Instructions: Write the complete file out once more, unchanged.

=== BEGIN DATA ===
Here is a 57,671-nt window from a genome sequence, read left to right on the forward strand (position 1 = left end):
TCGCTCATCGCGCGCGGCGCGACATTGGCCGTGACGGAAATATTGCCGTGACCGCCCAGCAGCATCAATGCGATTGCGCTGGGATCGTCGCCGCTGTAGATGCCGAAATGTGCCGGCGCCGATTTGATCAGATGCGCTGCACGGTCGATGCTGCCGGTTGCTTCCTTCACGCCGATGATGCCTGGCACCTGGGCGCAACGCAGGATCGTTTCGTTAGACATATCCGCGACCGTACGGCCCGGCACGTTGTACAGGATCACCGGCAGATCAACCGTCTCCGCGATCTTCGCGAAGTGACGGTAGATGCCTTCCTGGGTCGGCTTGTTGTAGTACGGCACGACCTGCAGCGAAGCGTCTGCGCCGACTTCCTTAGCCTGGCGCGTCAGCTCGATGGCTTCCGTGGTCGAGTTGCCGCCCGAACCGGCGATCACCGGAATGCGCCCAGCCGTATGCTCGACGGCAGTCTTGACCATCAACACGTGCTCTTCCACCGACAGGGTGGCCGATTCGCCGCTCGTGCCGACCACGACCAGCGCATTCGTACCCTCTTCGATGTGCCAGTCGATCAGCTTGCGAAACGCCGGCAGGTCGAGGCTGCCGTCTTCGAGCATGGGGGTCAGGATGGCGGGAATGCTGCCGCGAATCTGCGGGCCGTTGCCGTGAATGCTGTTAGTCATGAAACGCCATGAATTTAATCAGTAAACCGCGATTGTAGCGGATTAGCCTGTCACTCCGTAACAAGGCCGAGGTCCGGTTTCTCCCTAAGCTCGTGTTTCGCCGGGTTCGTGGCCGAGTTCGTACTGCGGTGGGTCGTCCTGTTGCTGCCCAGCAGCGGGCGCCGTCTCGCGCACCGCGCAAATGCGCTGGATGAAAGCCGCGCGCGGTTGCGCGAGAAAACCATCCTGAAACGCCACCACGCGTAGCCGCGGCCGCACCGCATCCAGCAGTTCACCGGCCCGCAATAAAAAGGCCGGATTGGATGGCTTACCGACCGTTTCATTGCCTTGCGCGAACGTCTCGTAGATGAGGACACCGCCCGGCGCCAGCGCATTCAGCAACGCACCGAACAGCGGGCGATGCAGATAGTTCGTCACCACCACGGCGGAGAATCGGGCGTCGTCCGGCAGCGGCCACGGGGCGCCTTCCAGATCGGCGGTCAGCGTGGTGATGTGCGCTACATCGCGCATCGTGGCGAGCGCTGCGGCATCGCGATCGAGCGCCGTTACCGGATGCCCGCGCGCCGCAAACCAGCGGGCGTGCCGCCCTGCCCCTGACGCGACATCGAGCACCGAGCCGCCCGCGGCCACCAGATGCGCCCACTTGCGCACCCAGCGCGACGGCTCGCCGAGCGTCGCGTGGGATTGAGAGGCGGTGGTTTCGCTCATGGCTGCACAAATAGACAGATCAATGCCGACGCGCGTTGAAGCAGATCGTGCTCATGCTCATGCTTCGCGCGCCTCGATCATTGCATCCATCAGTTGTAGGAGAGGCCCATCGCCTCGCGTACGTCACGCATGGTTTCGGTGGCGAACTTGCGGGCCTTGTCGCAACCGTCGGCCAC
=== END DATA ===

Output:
Here is a 57,671-nt window from a genome sequence, read left to right on the forward strand (position 1 = left end):
TCGCTCATCGCGCGCGGCGCGACATTGGCCGTGACGGAAATATTGCCGTGACCGCCCAGCAGCATCAATGCGATTGCGCTGGGATCGTCGCCGCTGTAGATGCCGAAATGTGCCGGCGCCGATTTGATCAGATGCGCTGCACGGTCGATGCTGCCGGTTGCTTCCTTCACGCCGATGATGCCTGGCACCTGGGCGCAACGCAGGATCGTTTCGTTAGACATATCCGCGACCGTACGGCCCGGCACGTTGTACAGGATCACCGGCAGATCAACCGTCTCCGCGATCTTCGCGAAGTGACGGTAGATGCCTTCCTGGGTCGGCTTGTTGTAGTACGGCACGACCTGCAGCGAAGCGTCTGCGCCGACTTCCTTAGCCTGGCGCGTCAGCTCGATGGCTTCCGTGGTCGAGTTGCCGCCCGAACCGGCGATCACCGGAATGCGCCCAGCCGTATGCTCGACGGCAGTCTTGACCATCAACACGTGCTCTTCCACCGACAGGGTGGCCGATTCGCCGCTCGTGCCGACCACGACCAGCGCATTCGTACCCTCTTCGATGTGCCAGTCGATCAGCTTGCGAAACGCCGGCAGGTCGAGGCTGCCGTCTTCGAGCATGGGGGTCAGGATGGCGGGAATGCTGCCGCGAATCTGCGGGCCGTTGCCGTGAATGCTGTTAGTCATGAAACGCCATGAATTTAATCAGTAAACCGCGATTGTAGCGGATTAGCCTGTCACTCCGTAACAAGGCCGAGGTCCGGTTTCTCCCTAAGCTCGTGTTTCGCCGGGTTCGTGGCCGAGTTCGTACTGCGGTGGGTCGTCCTGTTGCTGCCCAGCAGCGGGCGCCGTCTCGCGCACCGCGCAAATGCGCTGGATGAAAGCCGCGCGCGGTTGCGCGAGAAAACCATCCTGAAACGCCACCACGCGTAGCCGCGGCCGCACCGCATCCAGCAGTTCACCGGCCCGCAATAAAAAGGCCGGATTGGATGGCTTACCGACCGTTTCATTGCCTTGCGCGAACGTCTCGTAGATGAGGACACCGCCCGGCGCCAGCGCATTCAGCAACGCACCGAACAGCGGGCGATGCAGATAGTTCGTCACCACCACGGCGGAGAATCGGGCGTCGTCCGGCAGCGGCCACGGGGCGCCTTCCAGATCGGCGGTCAGCGTGGTGATGTGCGCTACATCGCGCATCGTGGCGAGCGCTGCGGCATCGCGATCGAGCGCCGTTACCGGATGCCCGCGCGCCGCAAACCAGCGGGCGTGCCGCCCTGCCCCTGACGCGACATCGAGCACCGAGCCGCCCGCGGCCACCAGATGCGCCCACTTGCGCACCCAGCGCGACGGCTCGCCGAGCGTCGCGTGGGATTGAGAGGCGGTGGTTTCGCTCATGGCTGCACAAATAGACAGATCAATGCCGACGCGCGTTGAAGCAGATCGTGCTCATGCTCATGCTTCGCGCGCCTCGATCATTGCATCCATCAGTTGTAGGAGAGGCCCATCGCCTCGCGTACGTCACGCATGGTTTCGGTGGCGAACTTGCGGGCCTTGTCGCAACCGTCGGCCAC